Shabbat Shalom with a Heart Healthy Dose of Torah–Yitro

I just read the most wonderful Jewish mother story:I just read the most wonderful Jewish mother story:

Sadie Finkelstein lived in an apartment on New York’s Lower East Side for about 50 years. Her son, David, had made it big in the corporate world as a cosmopolitan businessman, wheeling, and dealing, traveling to every corner of the globe. Of course, he shopped in only the world’s most exclusive boutiques.For his mother’s 75th birthday, David decided to send her a gift of the finest Russian caviar and France’s most exquisite Champagne. From his hotel suite in Paris, he had the items shipped with one-day delivery, the Champagne and caviar on ice!A few days later, David called his mother up. “Ma,” he asked, “did you receive a package?”“Sure, I received a package,” his mother said. She did not seem impressed“Well, how was it?” David asked in anticipation.All he heard was a sigh. Then … a pause, “To tell you the truth,” said Sadie “The ginger ale was very sour, and the blackberry jelly tasted too salty.”

Beauty and value always rest in the eyes and palate of the observer/partaker.

This week, in Torah, we get the “Aseret hadibrot,” or in English, the “Ten Commandments.” Walk into any Jewish sanctuary in the world, and you will find them somehow displayed. 613 “commandments” exist in the Torah, and these ten represent the much bigger corpus of ethical precepts, ritual admonitions, communal regulatory recommendations (note I avoided the words “rules” or “commands”).

Tradition teaches the “giving” of these top ten as a crescendo moment in the Biblical narrative.   As a prelude to the revelation, God tells Moses a couple of things. God is addressing a throng of close to 2 million people at the foot of Sinai. Torah tells us that there are 600,000 men of military age. By the time you add the males too old or too young to serve and all of the females, we estimate 2 million. Granted some read the text as 60,000 men who would yield 200,000 total people. Either way, the texts, and commentaries make it clear that not only did the descendants of the 70 that Jacob brought to Egypt come out, but there were others, as well. Judah, by the way, represents only one-twelfth of the tribes tied directly into Jacob’s bloodline. So, B’nai Israel (children of Israel) is not simply a biologic term of DNA ancestry. In other words, lots of people who had no blood ties to the ancestor Jacob stood as the spiritual inheritors of the blessing.

God then tells Moses to tell all of the people, “Now, if you obey and keep my covenant, you shall be a treasure to me, for all the earth is mine. You will be a kingdom of priests, a holy nation.” (Ex 19:5-6)The question arises, who owns this inheritance. All of Jewish tradition roots in these texts. That said, I would argue that all religions (certainly the three western religions) root in these texts. Yes, they read differently in different traditions and translationally in different languages.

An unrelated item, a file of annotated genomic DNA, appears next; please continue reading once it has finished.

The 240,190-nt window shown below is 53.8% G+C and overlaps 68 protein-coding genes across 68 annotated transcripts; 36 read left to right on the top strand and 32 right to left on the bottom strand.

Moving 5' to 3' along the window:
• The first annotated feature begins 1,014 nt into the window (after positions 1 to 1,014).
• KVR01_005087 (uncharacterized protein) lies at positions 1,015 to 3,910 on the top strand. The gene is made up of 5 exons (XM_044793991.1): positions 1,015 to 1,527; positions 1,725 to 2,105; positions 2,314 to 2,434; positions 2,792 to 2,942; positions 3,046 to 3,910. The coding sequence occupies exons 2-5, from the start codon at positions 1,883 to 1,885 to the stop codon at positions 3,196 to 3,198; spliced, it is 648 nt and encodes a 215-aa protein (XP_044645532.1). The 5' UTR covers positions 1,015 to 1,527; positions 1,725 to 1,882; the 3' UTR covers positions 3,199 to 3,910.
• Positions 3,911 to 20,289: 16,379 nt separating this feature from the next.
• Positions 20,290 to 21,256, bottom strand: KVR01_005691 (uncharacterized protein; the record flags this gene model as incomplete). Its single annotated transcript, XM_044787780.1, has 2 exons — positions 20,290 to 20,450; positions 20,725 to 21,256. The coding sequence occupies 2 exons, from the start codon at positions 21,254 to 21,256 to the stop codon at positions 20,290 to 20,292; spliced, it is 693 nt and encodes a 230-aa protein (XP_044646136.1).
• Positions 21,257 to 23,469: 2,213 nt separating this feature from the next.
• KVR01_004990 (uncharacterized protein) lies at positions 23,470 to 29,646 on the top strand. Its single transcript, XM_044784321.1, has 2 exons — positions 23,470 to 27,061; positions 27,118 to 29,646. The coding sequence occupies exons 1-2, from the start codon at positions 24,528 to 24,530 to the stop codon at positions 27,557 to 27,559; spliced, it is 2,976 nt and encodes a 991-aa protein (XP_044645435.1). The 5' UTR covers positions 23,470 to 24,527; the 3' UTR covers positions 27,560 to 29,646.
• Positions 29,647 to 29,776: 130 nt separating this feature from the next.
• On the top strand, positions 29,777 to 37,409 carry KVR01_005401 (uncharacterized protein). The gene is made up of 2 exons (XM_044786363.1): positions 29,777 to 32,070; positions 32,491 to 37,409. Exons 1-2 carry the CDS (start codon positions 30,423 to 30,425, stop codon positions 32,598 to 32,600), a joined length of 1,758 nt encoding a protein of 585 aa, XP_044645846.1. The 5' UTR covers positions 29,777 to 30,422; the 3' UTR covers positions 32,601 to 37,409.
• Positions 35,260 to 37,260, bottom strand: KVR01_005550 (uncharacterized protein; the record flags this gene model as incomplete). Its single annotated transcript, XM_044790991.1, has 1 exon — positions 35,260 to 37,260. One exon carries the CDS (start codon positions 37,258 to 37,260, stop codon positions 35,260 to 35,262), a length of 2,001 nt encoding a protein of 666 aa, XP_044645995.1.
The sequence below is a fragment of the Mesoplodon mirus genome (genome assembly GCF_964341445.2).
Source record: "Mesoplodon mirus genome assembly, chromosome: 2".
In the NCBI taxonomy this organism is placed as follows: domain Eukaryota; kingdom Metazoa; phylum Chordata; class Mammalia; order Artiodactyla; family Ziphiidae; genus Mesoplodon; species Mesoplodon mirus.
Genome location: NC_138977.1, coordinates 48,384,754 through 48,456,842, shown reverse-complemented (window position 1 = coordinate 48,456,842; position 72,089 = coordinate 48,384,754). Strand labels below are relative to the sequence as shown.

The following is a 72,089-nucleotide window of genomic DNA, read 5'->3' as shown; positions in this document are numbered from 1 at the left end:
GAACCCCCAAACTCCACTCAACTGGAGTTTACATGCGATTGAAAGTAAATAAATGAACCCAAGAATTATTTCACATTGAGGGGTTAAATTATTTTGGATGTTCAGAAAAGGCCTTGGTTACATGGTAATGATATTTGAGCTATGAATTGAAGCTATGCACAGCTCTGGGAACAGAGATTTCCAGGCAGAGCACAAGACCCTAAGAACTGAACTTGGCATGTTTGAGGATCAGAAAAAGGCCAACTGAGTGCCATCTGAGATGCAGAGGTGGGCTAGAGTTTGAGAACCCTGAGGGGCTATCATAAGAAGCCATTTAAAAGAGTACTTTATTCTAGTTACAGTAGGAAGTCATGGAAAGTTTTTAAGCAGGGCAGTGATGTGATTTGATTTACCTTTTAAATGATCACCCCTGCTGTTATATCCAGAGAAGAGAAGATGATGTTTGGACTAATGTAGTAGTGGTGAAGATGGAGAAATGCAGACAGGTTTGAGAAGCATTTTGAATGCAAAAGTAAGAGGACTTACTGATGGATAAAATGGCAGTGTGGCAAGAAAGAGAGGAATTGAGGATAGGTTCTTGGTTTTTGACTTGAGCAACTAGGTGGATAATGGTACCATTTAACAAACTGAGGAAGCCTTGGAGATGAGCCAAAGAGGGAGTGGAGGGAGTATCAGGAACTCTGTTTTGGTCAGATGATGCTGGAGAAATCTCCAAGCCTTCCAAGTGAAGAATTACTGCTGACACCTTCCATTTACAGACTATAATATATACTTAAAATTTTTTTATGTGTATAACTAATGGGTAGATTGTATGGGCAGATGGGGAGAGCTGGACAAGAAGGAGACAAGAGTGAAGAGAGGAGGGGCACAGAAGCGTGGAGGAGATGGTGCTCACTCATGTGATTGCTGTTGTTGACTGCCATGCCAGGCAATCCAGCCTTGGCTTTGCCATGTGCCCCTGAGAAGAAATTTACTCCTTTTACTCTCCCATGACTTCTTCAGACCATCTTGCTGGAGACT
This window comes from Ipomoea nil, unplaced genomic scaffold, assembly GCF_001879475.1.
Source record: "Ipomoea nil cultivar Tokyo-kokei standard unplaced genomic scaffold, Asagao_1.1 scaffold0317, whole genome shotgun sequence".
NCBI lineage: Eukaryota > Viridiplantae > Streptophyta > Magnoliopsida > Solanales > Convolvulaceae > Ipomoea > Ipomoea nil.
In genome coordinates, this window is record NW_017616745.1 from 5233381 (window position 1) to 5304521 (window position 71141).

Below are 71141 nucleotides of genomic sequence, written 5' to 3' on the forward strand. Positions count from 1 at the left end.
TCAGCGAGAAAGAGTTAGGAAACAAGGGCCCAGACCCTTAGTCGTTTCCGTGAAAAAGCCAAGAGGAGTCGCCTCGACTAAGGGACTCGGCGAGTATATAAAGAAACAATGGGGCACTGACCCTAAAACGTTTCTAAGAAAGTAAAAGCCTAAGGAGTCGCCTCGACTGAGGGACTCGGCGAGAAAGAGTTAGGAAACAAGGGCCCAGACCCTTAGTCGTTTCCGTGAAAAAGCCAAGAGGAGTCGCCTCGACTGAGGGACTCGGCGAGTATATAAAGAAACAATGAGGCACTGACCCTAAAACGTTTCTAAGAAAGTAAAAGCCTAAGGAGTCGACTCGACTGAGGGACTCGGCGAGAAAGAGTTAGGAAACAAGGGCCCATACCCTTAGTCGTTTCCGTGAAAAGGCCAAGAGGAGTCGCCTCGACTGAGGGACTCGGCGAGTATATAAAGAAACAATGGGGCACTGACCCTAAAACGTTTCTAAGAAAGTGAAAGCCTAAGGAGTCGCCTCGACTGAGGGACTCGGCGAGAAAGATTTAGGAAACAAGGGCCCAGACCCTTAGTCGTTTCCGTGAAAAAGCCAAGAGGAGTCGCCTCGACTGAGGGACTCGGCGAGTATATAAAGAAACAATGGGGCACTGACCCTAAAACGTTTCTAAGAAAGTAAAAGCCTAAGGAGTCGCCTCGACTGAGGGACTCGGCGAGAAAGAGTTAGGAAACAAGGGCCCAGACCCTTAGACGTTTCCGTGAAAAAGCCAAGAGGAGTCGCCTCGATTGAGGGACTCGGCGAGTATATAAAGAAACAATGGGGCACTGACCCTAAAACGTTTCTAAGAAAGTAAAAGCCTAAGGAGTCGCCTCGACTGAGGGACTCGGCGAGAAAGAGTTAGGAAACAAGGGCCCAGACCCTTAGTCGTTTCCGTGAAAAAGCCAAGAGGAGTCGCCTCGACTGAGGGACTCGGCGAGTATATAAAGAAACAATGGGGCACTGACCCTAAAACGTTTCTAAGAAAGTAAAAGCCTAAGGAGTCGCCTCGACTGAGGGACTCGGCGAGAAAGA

20 years ago, I had a myopic debate with the then Secretary of State for South Carolina over the exclusive use of one version over another. If we use the Christian version versus the Jewish version, does that make sense? By the end of the conversation, it hit me that neither was appropriate in the statehouse/court. Using either version (even if we could agree) excludes everyone else who does not have such a text or a text in a similar format.How much energy do we spend trying to supersede each other in faith? How many victories do we claim because we diminish someone else?

Here is my truth: God (whatever God is) does not belong to any of us. We belong to God. We are pieces of this bigger universe; it is not ours. What matters most is what value we put into and on this relationship. Is it salty jelly or is it caviar? Do we celebrate our faith and wrestle with righteousness or do we complacently walk through this world? Or worse, do we measure our existence by how well we can aggrandize ourselves and our situations, even at the expense of others? A lot of people say prayers and have memorized the “Ten Commandments,” but how many of them pay attention to how they live their prayers or ethically wrestle with living righteously in this world? It is time to stop “being” religious and time to start “doing” faith. Shabbat shalom.